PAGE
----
In the history of physics this point of view contradicted another one, which held that light consists of minute balls that can fly through air, glass, and, best of all, empty space. Isaac Newton took this view. For him, different colors were particles of different kinds. In the nineteenth century the wave concept triumphed over the particle concept. In particular, Augustin Fresnel discovered new phenomena, which clearly had to be explained as the mutual canceling and amplifying of light waves. Moreover, electromagnetic (radio) waves were produced and showed the same phenomena. And so light came to be understood as electromagnetic oscillation, and the different colors as oscillations of different frequencies or (seen spatially) different wavelengths.

In the twentieth century, however, the concept of particles revived. In near darkness one could observe effects of light concentrated in single events - light quanta. Max Planck showed that the radiation of hot bodies could also be understood on the assumption that light is emitted in the form of quanta - quanta that occur on a certain random basis. Every twist in this barely sketched historical investigation was understood as a step in the discovery of light's true nature. Followers of the different theories fought with each other, because light must consist either of waves or particles.

One might now say, "Science has proven the particles to be 'light quanta'; therefore they travel around." However, anyone who studies the history of models in physics knows that the particles do not manifest themselves "along the way," but only if you disrupt the optical context you are investigating. If you try to determine the "route" of the particles by introducing a particle collector between a light source and an object it illuminates, you immediately create a new and different situation. Therefore the physicist does not say any longer, "Light consists of particles transported through space." Strictly speaking, nothing matter-like streams through space. Instead we find various contexts involving spatially separated loci, wherein causes at the one locus call for effects at the other locus....

Despite the twentieth-century development of quantum mechanics in physics, the mental image of a particle-stream remains deeply rooted today.... People say, "When a lamp illuminates a surface that is separated in space from the lamp, there must be a physical process in the space between - a process mediating between the cause (shining lamp) and effect (illumination of the surface)." And they are convinced that only through mental images of such processes can we understand the lawfulness of illumination and its causes.

So the imagined processes are placed exactly where there is no visible phenomenon. The lamp is visible, and the surface illuminated by it is visible. Can we understand the relation between the two by renouncing mental images of the mediating physical processes we have invented?


From Being on Earth: Practice In Tending the Appearances. The passage reproduced here is from a chapter written by Maier and entitled "Sense Perception as Individual Experience: Pursuing George Berkeley's Thoughts on Vision."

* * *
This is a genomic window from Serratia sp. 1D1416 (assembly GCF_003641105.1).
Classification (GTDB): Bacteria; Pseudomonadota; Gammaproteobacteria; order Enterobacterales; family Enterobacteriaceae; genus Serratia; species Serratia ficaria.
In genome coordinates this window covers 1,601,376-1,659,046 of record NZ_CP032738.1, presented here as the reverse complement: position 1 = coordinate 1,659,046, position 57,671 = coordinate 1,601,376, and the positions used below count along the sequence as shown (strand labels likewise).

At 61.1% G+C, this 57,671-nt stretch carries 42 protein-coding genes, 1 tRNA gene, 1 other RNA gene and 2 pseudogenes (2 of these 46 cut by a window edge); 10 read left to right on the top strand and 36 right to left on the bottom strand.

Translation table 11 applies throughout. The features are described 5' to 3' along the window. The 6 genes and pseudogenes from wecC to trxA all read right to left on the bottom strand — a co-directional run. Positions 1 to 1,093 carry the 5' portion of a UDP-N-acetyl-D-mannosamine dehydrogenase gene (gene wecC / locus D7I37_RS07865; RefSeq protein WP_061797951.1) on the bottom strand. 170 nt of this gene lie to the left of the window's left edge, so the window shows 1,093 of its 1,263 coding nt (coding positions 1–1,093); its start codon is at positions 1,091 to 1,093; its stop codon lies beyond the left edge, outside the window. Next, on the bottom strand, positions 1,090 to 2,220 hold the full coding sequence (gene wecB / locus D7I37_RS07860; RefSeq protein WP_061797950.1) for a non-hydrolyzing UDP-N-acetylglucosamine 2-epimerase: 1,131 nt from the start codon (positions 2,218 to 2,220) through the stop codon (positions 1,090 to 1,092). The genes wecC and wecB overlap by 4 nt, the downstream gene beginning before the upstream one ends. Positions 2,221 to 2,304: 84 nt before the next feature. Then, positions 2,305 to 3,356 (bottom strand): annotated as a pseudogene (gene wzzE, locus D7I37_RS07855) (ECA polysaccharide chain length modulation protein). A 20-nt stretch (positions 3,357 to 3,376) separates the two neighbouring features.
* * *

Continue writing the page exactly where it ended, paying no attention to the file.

The Law of Illumination

Although the moon is brightly illuminated by the sunshine, the sun's "light" that supposedly flows through space to be reflected by the moon is not itself a visible phenomenon! This means our Berkeleyan visual standpoint (Berkeley 1953) does not allow us to invoke such flowing light in our explanations. What we definitely do know is that sources of illumination are especially bright "things of sight," as Berkeley would say. And these must be visible from any surface they are illuminating. Putting this in other words, we may formulate the following principle: objects light up according to their visible surroundings. On these terms alone - and without reference to flowing light - we will be able to explain the diminishing brightness of illumination at increasing distance from a lamp.

In the usual explanation, illumination is understood to be caused by rays emanating from a source (often idealized as a point source) and spreading outward. The nearer an object is to the source, the more rays it intercepts and therefore the brighter it appears. (Illustration from Maier 1986.)

Illumination is usually explained as follows. Imagine light to be steadily issuing from a lamp in all directions. We assume the surrounding space to be perfectly clear, so no light is lost as it spreads into space. But the light must expand, so that its power to illuminate is distributed over surfaces of greater extent at greater distances. Take the lamp to be located at the center of a sphere, with the flow of light distributing itself evenly over the surface of the sphere. The area of this surface grows in proportion to the square of the sphere's radius. Thus, as distance from the lamp increases, the illuminating effect of the lamp diminishes, corresponding to the reciprocal of the square of the distance.

This argument depends on our imagining ourselves to be observing light as it crosses space in front of us, as if its movement could be seen from the side. We are all used to imagining this. But if we remind ourselves of the appearance of the moon at night - where we do not see sunlight streaming toward it - we will have to admit that this habit is not supported by experience. Berkeley did not like it. But it has hardly been noticed that his approach - which is meant to rest on sense experience - leads to an alternative train of thought that is just as useful in its result. Doing without the imagined viewer observing a stream of light from the side, we can deal with the problem of illumination this way: